Seattle Man Given Federal Prison Sentence for Fraud Involving Former Oregon Department of Energy Employee
PORTLAND, Ore. – Martin J. Shain, 61, of Seattle, Washington, was sentenced today to 46 months in federal prison and three years’ supervised release for engaging in a fraud scheme with a former Oregon Department of Energy Employee. Shain was also ordered to pay more than $520,000 in restitution.
“At the expense of taxpayers, small businesses, and the State of Oregon, Martin Shain and Joseph Colello orchestrated a corrupt scheme to profit off the sale of government tax credits. Corruption schemes involving public employees foster a distrust in government that can take years to restore,” said Billy J. Williams, U.S. Attorney for the District of Oregon.
“Mr. Shain undermined the process of fair and open competition when he paid kickbacks in exchange for ODOE tax credit sales,” said IRS-Criminal Investigation Special Agent in Charge Darrell Waldon. “IRS-Criminal Investigation is committed to investigating individuals who engage in corruption and tax fraud.”
“Treating a government program as a personal ATM risks the integrity of all public servants who have responsibility for protecting Oregon's resources. The fight against public corruption is a high priority for the FBI, and we look to the public to help us identify those government officials who are taking advantage of their powers and positions," said Renn Cannon, Special Agent in Charge of the FBI in Oregon.
According to court documents, between June 2012 and March 2015, Shain and Joseph Colello, a former employee of the Oregon Department of Energy’s (ODOE) Business Energy Tax Credit (BETC) program, maintained a secret business relationship whereby the two would personally profit from the sale and purchase of Oregon BETCs.
Shain and Colello devised a plan whereby Colello would give Shain the names of BETC sellers and interested buyers—information he had access to as an ODOE employee. Colello would then contact the sellers and buyers to negotiate credit transfers, but made it appear as though the Shain had brokered the deals. Shain created a company in the name of his relative in order to receive commission payments from the sellers of the tax credits and to conceal their earned income from the IRS. Shain charged sellers a 1-2% fee, undercutting brokers who typically charged a 10% fee for facilitating similar transfers. Colello would receive a portion of this fee as a kickback.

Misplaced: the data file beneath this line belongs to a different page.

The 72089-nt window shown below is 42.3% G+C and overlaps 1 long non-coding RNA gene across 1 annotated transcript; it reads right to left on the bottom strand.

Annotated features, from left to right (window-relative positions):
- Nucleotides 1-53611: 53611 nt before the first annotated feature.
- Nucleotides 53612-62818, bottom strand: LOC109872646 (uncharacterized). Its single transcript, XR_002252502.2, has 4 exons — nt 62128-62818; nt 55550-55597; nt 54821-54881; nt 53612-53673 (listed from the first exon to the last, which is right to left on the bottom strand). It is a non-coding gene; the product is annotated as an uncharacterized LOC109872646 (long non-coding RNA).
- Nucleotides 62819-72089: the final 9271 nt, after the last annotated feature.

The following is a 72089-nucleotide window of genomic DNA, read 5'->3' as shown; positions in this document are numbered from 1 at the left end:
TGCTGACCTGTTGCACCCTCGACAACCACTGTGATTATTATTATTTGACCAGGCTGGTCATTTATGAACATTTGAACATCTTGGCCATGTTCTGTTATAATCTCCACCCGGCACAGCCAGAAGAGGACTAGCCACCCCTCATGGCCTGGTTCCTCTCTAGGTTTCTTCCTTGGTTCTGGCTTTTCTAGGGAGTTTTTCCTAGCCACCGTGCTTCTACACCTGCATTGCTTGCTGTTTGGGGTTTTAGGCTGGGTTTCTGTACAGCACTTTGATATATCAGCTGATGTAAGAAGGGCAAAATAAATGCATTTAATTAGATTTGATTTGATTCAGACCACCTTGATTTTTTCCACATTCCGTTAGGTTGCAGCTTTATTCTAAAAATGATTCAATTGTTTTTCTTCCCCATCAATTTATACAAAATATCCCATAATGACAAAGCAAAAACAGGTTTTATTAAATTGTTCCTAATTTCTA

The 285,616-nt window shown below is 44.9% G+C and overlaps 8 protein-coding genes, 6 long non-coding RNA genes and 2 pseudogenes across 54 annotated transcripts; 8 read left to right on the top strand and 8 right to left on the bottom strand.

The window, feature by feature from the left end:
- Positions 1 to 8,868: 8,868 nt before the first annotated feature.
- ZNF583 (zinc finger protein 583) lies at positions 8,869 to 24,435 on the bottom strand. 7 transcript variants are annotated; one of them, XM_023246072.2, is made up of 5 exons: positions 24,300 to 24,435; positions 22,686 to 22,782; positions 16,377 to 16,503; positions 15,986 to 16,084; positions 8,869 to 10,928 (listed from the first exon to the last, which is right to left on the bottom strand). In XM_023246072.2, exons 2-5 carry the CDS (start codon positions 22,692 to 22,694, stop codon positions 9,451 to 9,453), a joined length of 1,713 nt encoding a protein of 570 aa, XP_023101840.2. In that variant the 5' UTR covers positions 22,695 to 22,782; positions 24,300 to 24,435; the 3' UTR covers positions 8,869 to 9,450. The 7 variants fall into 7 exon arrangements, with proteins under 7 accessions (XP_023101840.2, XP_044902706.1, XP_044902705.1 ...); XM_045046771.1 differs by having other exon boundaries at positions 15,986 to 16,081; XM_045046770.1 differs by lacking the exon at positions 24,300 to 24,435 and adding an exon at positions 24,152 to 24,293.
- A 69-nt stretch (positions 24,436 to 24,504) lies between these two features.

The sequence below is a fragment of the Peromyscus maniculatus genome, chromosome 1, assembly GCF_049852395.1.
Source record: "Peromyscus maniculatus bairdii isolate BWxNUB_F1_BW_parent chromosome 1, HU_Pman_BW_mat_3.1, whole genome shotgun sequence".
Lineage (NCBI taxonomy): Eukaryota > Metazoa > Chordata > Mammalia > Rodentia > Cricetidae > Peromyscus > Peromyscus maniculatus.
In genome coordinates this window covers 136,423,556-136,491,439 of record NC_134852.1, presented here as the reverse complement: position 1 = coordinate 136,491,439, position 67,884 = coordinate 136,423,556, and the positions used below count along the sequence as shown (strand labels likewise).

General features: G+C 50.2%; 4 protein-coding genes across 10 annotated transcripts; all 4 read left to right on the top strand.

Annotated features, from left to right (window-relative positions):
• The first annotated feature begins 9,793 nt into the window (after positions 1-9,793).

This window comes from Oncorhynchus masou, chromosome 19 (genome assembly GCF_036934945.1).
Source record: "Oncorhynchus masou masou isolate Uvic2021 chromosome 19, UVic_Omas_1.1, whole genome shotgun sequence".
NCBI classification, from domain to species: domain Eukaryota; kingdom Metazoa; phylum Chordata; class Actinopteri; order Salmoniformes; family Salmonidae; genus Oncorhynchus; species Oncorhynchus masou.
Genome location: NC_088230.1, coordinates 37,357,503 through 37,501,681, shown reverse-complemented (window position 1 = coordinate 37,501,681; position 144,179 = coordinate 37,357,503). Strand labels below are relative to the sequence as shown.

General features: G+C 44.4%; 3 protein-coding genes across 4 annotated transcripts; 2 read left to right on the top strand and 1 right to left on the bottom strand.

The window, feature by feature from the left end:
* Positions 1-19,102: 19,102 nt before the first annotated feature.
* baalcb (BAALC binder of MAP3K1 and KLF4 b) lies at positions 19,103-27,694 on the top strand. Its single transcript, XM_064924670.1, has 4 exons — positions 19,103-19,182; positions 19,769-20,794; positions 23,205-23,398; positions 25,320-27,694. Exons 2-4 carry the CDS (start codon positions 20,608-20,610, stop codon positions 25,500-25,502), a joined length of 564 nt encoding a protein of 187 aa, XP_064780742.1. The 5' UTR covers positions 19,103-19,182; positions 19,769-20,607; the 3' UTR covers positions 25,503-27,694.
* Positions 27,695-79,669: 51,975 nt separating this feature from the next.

Between 2012 and 2015, Shain deposited over $1.3 million in income from the commissions charged to sellers of BETC credits. He would transfer a portion of these funds into a personal account from which he would purchase and issue biweekly cashier’s checks payable to Colello. Over the course of the conspiracy, Shain purchased and issued approximately 58 cashier’s checks to Colello or Colello’s girlfriend. In total, Colello received more than $300,000 in bribe payments for his role in the scheme. Shain failed to report more than $1.34 million in income received brokering tax credit sales on four income tax returns between 2012 and 2015.
Colello pleaded guilty to one count of conspiracy to engage in monetary transactions in property derived from specific unlawful activity, one count of conspiracy to defraud the United States, and one count of filing a false income tax return on March 15, 2018. On April 3, 2018, he was sentenced to 60 months in prison and was ordered to pay more than $81,000 in restitution.
Shain previously pleaded guilty to one count each of conspiracy to defraud the U.S. and tax evasion on June 20, 2018. He will self-surrender to the U.S. Marshals on October 25, 2018.
The case was investigated by IRS Criminal Investigation and the FBI and prosecuted by Claire M. Fay and Scott E. Bradford, Assistant U.S. Attorneys for the District of Oregon.